The current proposal

  9.5  The main effects of the current proposal would be to amend Council Directive 91/630/EEC by:

    —  banning by 1 January 2012 individual stalls for sows during pregnancy until seven days before farrowing, but with an exemption allowing them to stay in stalls for four weeks after service;

    —  banning the tethering of sows and gilts from 1 January 2006;

    —  requiring a minimum size for sow pens, at least allowing the animal to turn around;

    —  requiring permanent access for pigs to rooting material and high- fibre food;

    —  setting down detailed floor surface specifications, requiring separate dunging and resting/feeding areas, and prohibiting fully slatted floors; and

    —  introducing higher levels of welfare training for stockmen.

  9.6  Once these measures are in place, the Commission says that suitable labelling requirements to highlight the higher welfare standards used in production can be considered. It will also be seeking further scientific advice on a range of issues, such as the use of growth promoters and antibiotics in feed, space allowances and stall design. In the meantime, it will be enacting legislation of its own to amend the detailed Annex to Council Directive 91/630/EEC. This will regulate light and noise levels, specify requirements for flooring surfaces, lay down a minimum weaning age of 28 days, provide for permanent access to rooting/manipulable material such as straw, and prohibit certain "routine" mutilations.

The Government's view

  9.7  In his Explanatory Memorandum of 19 February 2001, the Parliamentary Secretary (Commons) at the Ministry of Agriculture, Fisheries and Food (Mr Elliot Morley) says that the UK is committed to improving farm animal welfare standards, and recognises that such changes are best introduced at Community level if real benefits are to be achieved. He adds that the Government has a specific commitment in the Action Plan for Farming to support the proposal for a Community-wide ban on sow stalls, and thereby to bring other Member States up to standards in the UK (where sow stall and tether systems have been banned since 1 January 1999). He says that the Government therefore welcomes the proposal for a Community-wide ban on close-confinement stalls, but that it has concerns over the lengthy transitional period proposed. Nor it is convinced that the exemption allowing sows to stay in stalls for up to four weeks after service is necessary to prevent embryo loss on return to the group. The Government will also be seeking further justification for the proposed ban on fully slatted floors, which it does not see as being precluded by the "welcome" requirement for permanent access to rooting material.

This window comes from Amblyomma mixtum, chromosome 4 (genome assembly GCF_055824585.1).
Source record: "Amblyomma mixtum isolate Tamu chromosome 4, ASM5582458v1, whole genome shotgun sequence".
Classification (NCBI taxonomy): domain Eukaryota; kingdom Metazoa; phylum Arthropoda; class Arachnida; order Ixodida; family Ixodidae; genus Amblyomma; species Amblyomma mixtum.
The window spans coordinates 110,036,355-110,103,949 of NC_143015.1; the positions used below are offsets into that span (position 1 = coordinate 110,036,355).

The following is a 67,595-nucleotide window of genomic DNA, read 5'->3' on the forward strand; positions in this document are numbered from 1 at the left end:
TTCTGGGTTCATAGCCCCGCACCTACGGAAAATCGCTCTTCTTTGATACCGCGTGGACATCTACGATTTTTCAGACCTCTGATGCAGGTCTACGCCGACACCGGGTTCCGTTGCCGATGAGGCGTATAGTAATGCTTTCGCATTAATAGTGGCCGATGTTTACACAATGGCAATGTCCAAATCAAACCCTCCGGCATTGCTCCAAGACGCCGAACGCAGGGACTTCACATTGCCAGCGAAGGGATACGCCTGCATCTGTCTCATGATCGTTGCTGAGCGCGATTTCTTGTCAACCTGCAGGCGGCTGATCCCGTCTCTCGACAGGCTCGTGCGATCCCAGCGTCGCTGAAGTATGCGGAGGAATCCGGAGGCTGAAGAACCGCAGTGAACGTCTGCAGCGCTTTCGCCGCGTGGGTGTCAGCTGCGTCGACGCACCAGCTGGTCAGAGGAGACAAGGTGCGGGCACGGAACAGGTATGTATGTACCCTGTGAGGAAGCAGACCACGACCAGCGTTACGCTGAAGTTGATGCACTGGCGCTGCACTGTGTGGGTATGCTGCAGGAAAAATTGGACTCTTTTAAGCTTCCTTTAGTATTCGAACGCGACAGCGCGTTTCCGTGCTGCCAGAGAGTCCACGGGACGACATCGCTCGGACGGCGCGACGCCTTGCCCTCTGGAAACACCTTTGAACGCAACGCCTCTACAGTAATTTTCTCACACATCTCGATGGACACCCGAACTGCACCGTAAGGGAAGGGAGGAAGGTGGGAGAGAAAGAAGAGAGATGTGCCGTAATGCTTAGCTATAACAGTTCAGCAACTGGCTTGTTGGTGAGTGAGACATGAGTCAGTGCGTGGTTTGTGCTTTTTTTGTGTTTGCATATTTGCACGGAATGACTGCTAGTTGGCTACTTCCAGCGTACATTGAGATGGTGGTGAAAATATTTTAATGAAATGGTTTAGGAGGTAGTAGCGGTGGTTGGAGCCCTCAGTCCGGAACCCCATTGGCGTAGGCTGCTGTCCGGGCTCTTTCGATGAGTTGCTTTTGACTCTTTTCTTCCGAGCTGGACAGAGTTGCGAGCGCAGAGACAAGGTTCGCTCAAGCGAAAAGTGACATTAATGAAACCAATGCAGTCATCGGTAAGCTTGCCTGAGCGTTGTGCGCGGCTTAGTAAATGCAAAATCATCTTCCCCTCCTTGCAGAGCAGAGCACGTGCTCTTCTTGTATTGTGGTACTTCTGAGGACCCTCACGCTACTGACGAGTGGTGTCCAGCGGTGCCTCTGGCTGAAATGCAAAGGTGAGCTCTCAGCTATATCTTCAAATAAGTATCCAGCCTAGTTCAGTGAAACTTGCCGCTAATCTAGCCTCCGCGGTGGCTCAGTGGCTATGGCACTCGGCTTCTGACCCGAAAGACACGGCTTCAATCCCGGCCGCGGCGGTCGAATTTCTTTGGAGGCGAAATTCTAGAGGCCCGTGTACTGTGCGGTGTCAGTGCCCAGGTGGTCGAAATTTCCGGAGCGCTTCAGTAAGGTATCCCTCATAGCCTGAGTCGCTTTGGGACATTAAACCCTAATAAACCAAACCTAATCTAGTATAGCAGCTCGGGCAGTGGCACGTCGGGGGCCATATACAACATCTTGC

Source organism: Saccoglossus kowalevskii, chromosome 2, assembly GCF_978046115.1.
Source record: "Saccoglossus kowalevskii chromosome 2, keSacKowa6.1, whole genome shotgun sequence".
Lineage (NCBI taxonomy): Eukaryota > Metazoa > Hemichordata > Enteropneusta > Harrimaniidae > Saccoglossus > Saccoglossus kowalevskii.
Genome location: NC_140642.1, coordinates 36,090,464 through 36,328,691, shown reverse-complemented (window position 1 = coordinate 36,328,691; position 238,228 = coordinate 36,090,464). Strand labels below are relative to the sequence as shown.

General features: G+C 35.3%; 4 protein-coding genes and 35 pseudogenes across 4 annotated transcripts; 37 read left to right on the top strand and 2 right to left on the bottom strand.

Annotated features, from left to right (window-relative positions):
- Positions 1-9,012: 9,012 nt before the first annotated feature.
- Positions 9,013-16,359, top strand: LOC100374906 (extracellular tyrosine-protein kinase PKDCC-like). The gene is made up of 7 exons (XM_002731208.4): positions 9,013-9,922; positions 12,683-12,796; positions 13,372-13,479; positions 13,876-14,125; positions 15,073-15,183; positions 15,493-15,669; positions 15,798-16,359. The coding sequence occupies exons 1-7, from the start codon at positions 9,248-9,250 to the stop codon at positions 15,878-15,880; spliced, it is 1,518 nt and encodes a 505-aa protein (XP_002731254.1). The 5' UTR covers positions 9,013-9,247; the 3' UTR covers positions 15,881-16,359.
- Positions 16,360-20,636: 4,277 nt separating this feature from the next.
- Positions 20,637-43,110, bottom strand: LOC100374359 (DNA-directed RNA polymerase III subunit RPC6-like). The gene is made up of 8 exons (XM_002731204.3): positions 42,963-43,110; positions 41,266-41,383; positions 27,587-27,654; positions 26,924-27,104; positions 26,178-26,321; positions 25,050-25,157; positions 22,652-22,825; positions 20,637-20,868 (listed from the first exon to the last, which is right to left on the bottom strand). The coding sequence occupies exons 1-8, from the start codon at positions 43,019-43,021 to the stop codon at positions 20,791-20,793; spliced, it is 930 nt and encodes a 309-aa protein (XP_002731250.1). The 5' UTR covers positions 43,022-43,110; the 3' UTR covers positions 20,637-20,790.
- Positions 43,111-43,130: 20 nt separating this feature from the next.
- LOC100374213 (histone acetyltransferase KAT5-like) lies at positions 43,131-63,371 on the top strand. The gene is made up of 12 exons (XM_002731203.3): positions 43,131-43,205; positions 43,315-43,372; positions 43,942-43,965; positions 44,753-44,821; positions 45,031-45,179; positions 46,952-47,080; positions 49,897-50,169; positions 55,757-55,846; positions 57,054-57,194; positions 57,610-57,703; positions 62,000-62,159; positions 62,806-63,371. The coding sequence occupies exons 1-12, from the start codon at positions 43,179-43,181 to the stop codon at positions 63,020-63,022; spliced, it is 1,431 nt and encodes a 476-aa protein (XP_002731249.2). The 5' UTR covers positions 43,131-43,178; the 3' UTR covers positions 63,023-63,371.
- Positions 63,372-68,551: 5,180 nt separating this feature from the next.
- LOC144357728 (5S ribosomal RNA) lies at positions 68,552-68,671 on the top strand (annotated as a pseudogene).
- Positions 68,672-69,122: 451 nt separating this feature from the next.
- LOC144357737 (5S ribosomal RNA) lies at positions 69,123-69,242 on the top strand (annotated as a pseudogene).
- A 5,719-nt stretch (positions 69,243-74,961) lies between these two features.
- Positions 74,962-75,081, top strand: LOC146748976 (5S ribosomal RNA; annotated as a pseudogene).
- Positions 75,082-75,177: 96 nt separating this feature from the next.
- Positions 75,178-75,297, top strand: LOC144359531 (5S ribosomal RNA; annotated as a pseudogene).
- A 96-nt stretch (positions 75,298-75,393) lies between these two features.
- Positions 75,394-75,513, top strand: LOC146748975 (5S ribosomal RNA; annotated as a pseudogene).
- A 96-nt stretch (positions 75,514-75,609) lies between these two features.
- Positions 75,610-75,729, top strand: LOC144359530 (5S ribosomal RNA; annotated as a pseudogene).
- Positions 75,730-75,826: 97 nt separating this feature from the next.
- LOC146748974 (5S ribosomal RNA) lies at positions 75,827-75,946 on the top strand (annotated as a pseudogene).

9.8  The Minister says that comments on the costs of complying with the proposal have been sought as part of a consultation exercise, and that these, together with information already available, will form the basis of a Regulatory Impact Assessment to be submitted shortly together with a Supplementary Explanatory Memorandum . He also says that, although the Commission does not address the financial implications for the Community, these are likely to be limited to the costs of co-funding under the European Agricultural Guidance and Guarantee Fund (EAGGF), which provides support for investments in agricultural holdings with the objective of preserving and improving animal welfare standards.


  9.9  The welfare of sows may not until recently have had quite the same public profile as that of caged hens, but it is nevertheless an area of concern, and this document both draws attention to some of the shortcomings in existing practice and makes a number of useful suggestions for improving the welfare of the animals concerned. We have noted that the Government will be submitting a Regulatory Impact Assessment once it has completed its consultations on the proposals, and we will reserve judgement until we have seen that document.

29  OJ No. L 340, 11.12.91, p.33. Back